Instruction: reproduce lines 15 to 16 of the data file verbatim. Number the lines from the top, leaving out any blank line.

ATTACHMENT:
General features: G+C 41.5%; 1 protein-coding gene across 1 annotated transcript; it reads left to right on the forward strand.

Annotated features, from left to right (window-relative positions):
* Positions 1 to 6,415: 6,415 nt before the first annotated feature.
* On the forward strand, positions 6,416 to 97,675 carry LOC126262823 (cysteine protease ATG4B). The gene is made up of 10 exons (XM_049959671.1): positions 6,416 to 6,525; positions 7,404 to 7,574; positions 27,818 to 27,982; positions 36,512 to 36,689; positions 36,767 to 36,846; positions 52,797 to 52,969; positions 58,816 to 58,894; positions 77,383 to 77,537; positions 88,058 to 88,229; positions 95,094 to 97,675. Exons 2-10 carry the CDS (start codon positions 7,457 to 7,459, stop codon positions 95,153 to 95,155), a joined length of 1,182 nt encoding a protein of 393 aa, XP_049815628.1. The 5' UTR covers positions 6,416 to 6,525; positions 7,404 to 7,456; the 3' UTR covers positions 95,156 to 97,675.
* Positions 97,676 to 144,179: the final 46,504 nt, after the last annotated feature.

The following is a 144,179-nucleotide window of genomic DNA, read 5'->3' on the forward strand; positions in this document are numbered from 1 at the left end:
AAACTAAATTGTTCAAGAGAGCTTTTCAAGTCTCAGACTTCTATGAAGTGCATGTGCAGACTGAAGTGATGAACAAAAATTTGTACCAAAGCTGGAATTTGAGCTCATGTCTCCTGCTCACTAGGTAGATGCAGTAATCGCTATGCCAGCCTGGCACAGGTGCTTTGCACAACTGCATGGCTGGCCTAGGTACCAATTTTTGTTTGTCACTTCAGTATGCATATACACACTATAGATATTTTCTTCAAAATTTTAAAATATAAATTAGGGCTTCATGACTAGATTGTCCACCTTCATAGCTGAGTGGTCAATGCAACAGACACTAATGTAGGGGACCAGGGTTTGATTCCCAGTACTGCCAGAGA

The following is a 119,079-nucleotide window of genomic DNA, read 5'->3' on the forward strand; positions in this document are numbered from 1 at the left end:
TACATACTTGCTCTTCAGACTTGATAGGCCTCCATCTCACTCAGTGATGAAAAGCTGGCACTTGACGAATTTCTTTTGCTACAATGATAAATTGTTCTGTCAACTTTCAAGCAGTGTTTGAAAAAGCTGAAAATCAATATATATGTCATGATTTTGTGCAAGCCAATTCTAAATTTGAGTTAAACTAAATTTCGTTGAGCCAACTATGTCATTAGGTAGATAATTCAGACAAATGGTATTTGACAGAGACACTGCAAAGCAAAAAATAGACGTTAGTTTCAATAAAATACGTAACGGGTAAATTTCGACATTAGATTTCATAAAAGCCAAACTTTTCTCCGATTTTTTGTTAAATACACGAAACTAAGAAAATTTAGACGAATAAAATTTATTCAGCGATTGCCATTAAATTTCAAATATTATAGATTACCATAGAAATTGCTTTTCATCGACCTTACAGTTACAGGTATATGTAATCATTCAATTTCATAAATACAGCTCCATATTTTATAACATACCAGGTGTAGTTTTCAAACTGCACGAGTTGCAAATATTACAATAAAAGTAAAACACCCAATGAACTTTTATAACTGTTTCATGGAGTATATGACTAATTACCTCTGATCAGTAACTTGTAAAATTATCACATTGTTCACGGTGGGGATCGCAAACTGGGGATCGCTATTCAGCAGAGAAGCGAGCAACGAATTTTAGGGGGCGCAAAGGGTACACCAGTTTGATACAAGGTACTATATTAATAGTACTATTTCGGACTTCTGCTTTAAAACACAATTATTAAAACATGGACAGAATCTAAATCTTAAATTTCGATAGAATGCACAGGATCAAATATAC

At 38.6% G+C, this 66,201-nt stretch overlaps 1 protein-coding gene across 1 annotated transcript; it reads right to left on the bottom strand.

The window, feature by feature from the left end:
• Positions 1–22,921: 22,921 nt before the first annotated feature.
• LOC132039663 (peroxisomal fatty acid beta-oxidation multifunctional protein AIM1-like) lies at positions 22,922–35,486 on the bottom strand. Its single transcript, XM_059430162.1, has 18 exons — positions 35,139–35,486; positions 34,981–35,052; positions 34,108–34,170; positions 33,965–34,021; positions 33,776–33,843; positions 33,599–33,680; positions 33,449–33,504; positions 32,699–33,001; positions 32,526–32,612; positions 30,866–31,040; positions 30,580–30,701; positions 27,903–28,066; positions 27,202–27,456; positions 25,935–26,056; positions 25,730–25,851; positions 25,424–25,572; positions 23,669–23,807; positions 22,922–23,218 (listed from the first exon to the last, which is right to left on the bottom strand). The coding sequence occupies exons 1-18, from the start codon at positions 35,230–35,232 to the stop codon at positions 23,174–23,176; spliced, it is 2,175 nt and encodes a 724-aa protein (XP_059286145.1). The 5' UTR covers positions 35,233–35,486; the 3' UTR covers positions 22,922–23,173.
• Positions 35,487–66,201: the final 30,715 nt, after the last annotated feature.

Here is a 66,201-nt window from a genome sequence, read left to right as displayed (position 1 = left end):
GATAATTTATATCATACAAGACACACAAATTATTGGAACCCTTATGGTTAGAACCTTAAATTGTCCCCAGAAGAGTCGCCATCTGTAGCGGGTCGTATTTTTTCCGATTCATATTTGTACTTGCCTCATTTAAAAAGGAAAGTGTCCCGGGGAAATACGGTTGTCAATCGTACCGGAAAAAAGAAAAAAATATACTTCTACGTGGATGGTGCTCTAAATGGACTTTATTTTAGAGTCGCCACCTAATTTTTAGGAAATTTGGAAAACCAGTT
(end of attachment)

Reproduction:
Here is a 66,201-nt window from a genome sequence, read left to right as displayed (position 1 = left end):
GATAATTTATATCATACAAGACACACAAATTATTGGAACCCTTATGGTTAGAACCTTAAATTGTCCCCAGAAGAGTCGCCATCTGTAGCGGGTCGTATTTTTTCCGATTCATATTTGTACTTGCCTCATTTAAAAAGGAAAGTGTCCCGGGGAAATACGGTTGTCAATCGTACCGGAAAAAAGAAAAAAATATACTTCTACGTGGATGGTGCTCTAAATGGACTTTATTTTAGAGTCGCCACCTAATTTTTAGGAAATTTGGAAAACCAGTT